He said that Twitter was a channel to "provoke people's interest and to invite them then to follow the message and read the text".
"Many of the key Gospel ideas are readily rendered in 140 characters - this is not the only way the Church speaks but it's an avenue that is open to us and it's pithy, succinct and it's one I think that we're quite good at," he said.
The Vatican already has its own Facebook page, YouTube channel and iPhone application.
Although the Twitter account was set up to share the Pope's Twitter message, Mgr Tighe suggested it would continue after the season's end.
MYMission - the awesome youth arm of Middlesborough Diocese - have just launched a brilliant new website. Have a look...
MYMission have only been around for a few years, but they've made a huge splash and done some brilliant stuff in that time. What's especially impressive is their use of multimedia - and their ability to get interviews with some seriously impressive sports stars too!!
If you want to know more, you can meet them at Flame Congress...
I've just read the following on a site called seventy8productions.com and I found myself totally disagreeing with it...
This chap means well, I'm sure, and it's important to remind ourselves that when we disagree it is always with a mind to being friendly, charitable and hopefully to creating an engaging, growthful debate.
That said though, I really disagree with these sentiments for a few reasons. Firstly, there is a huge range of stuff that might be interesting or useful to youth ministers - both in their work and in their formation, their faith, their lives - and sometimes when you run a big site you find yourself sticking loads of stuff up with a quick line at the end about how it might be useful in youth ministry. You do so because it actually might be useful. You also do it because you might be a little too busy to spend three paragraphs explaining exactly how it might be useful. Sometimes it's good to set people thinking.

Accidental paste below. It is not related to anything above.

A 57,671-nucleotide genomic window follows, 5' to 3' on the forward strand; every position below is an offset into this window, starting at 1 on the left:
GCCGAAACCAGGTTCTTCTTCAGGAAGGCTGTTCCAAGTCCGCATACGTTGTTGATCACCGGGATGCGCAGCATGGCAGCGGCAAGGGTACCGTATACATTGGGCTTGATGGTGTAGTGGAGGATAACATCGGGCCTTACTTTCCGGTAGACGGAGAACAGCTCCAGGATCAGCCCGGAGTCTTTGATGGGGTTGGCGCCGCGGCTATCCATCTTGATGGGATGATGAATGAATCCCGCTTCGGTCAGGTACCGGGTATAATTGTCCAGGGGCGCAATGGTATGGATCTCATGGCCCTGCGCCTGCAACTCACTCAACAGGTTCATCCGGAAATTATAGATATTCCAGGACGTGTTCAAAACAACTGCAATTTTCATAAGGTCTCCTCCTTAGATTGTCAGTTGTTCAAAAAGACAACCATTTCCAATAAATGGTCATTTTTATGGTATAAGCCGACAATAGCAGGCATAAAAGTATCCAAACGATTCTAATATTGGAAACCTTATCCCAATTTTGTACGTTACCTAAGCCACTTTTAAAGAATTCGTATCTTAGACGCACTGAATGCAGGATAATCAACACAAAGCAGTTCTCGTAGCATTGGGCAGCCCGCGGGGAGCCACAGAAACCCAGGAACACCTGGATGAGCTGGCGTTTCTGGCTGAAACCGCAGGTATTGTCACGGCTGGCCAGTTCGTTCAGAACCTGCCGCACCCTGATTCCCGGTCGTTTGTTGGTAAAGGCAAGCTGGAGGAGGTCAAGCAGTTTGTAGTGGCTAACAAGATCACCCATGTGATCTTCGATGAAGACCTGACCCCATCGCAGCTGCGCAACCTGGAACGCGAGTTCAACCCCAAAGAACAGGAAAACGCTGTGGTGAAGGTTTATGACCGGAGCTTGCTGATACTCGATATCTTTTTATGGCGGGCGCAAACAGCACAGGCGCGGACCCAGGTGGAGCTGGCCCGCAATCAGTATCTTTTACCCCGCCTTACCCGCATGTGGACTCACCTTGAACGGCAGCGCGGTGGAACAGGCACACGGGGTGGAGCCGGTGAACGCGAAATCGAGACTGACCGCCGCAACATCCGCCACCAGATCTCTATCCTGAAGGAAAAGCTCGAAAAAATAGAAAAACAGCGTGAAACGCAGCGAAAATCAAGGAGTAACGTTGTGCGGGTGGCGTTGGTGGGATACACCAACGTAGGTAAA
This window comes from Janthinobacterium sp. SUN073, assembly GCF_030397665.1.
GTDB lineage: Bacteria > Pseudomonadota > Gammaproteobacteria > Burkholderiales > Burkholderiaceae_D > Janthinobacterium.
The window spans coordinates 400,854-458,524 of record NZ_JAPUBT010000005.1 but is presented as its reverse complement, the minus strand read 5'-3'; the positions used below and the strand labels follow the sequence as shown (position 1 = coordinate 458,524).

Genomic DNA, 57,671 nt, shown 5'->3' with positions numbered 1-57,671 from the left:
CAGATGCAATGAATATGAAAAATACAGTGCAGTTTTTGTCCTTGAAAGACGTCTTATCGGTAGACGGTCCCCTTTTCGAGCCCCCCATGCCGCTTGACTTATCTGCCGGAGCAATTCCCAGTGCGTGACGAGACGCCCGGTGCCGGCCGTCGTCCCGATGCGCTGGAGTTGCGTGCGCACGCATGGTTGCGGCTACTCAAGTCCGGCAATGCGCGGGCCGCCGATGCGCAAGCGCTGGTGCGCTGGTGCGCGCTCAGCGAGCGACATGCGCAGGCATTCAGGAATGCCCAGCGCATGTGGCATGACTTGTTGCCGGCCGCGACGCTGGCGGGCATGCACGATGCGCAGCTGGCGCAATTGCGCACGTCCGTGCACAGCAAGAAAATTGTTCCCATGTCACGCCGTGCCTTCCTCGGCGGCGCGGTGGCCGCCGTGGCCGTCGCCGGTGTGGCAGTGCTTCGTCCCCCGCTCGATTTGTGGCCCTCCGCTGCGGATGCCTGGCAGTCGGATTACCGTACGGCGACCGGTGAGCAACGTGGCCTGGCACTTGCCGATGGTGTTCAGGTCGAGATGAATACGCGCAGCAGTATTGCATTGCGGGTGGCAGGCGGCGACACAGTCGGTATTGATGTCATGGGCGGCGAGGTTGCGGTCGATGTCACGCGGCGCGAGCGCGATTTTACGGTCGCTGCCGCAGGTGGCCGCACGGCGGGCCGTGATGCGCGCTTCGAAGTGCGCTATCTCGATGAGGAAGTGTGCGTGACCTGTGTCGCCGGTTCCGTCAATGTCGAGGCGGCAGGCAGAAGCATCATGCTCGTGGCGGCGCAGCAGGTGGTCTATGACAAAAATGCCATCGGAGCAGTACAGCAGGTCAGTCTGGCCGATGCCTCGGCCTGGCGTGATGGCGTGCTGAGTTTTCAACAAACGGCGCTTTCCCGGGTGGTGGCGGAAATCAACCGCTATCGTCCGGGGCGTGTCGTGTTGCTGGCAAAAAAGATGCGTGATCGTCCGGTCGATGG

Secondly "when was the last time you heard a student in your youth group say We should connect using social media?"
Answer: Yesterday, and the day before that. And the day before that too. I run a youth Mass for which the only way young people have of connecting is through Facebook. I have been involved in World Youth Day groups and Lourdes groups for which the best way of getting to know one another, swapping photos, arranging reunions and so many other things is through Facebook.
Social Media matters. A lot.
A few years back, CatholicYouthWork.com proposed a new Twitter hashtag for Catholic Youth Ministry - #CathYM. For the uninitiated, we should probably explain that hashtags are a way of organising information. People who want to know about youth ministry stuff on twitter, for instance, might have a look at one of the common youth ministry tags to see what's being tweeted. It's just simpler than just following everyone who sometimes tweets about youth ministry and then trawling through the rest of their stuff.
Anyway... so #CathYM was pretty successful. It gets multiple uses each day and it seems to be gaining recognition as the official way to organise Catholic Youth Ministry tweets.
With that in mind, we've come up with another bright idea. Well, maybe. The idea is that we need a hashtag for UK Catholic Youth Ministry stuff, and we're suggesting #CathYMUK. Let's give it a go and see if it flies!
[image hotlinked from Flickr user mikecogh]
I've just been reading a good article on a site called YouthLeaderStash.com about the current trends with teens and Social Media. The article is a report from a symposium and it looks at current trends as well as some possibly emerging trends.
It's important as youth workers to know what teens are in to. Firstly, because we are missionaries to their culture, and therefore we have to understand it, and secondly because communicating with them is much easier if we actually get how they do it!
[image hotlinked from YouthLeaderStash.com]